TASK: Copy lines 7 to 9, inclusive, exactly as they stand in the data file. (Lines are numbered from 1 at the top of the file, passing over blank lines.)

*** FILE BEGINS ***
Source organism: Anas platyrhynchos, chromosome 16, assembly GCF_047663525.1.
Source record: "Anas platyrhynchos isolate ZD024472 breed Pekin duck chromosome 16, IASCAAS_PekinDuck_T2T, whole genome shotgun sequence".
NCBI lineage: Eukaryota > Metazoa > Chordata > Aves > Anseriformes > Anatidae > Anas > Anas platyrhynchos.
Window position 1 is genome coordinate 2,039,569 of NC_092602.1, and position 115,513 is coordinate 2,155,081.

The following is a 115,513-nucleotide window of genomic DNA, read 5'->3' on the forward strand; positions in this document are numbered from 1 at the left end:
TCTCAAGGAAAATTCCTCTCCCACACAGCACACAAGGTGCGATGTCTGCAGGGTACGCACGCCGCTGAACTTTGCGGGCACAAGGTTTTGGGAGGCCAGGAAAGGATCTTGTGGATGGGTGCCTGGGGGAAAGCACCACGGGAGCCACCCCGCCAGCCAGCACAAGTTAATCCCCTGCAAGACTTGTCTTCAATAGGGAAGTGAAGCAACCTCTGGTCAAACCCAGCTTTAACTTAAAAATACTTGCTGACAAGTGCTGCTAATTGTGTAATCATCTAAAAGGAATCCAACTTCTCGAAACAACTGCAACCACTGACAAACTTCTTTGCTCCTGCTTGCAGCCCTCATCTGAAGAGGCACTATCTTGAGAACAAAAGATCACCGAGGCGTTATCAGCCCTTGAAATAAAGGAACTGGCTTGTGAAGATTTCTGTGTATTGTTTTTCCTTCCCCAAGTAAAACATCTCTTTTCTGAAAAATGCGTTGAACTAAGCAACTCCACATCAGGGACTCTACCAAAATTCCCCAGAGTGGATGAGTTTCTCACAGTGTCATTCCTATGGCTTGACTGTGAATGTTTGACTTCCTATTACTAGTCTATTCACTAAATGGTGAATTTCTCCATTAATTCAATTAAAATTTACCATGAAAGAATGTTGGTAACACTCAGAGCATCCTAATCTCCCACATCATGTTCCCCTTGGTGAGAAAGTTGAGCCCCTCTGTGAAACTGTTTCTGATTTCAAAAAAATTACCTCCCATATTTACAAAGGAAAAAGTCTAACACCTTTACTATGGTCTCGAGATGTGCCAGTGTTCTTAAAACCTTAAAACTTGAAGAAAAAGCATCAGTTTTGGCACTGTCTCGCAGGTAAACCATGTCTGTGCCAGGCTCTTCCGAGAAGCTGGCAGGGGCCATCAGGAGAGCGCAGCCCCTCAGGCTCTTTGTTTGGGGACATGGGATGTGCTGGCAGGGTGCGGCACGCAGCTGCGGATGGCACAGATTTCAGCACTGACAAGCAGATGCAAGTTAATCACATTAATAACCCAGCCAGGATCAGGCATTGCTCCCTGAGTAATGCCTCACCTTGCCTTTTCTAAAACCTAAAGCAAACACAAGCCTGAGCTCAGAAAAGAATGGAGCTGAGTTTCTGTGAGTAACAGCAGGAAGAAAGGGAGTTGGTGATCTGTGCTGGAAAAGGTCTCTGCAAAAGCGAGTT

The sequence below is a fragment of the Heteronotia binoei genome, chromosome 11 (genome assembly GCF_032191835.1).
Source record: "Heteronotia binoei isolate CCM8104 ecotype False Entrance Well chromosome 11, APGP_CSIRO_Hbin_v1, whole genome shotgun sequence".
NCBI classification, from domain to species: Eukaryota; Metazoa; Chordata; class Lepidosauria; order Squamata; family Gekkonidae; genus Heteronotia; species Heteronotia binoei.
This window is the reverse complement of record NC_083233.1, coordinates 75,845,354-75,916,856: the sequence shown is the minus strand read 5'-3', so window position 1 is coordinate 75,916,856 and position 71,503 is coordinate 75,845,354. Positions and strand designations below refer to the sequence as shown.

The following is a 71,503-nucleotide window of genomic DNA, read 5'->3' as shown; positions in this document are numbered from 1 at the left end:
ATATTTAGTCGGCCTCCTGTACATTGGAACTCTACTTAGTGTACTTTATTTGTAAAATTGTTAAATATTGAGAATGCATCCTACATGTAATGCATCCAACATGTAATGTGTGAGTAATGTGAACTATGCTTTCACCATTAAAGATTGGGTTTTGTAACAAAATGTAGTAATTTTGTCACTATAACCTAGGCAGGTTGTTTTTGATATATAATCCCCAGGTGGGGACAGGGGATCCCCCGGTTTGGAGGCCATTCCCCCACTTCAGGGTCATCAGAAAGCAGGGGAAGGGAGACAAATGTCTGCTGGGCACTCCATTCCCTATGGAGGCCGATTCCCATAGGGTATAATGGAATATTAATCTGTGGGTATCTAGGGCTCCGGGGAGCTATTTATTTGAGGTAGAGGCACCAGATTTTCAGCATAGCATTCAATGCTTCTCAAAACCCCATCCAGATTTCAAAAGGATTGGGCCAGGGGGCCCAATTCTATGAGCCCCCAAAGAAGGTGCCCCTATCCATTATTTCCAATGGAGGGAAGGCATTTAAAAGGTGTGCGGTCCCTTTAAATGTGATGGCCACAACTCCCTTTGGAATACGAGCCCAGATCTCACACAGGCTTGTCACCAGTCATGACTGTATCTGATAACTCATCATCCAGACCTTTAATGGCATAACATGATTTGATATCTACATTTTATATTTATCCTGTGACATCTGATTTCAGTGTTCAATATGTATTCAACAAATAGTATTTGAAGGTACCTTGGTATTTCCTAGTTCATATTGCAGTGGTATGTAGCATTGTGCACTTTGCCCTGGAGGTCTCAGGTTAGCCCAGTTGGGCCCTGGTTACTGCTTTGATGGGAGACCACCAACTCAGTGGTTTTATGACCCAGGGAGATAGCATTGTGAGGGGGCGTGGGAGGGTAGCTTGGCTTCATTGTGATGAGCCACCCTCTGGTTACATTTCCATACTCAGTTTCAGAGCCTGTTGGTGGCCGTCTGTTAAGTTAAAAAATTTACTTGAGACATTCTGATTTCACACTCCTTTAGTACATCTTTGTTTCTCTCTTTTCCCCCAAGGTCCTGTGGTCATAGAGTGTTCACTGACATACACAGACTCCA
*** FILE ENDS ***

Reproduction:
The sequence below is a fragment of the Heteronotia binoei genome, chromosome 11 (genome assembly GCF_032191835.1).
Source record: "Heteronotia binoei isolate CCM8104 ecotype False Entrance Well chromosome 11, APGP_CSIRO_Hbin_v1, whole genome shotgun sequence".
NCBI classification, from domain to species: Eukaryota; Metazoa; Chordata; class Lepidosauria; order Squamata; family Gekkonidae; genus Heteronotia; species Heteronotia binoei.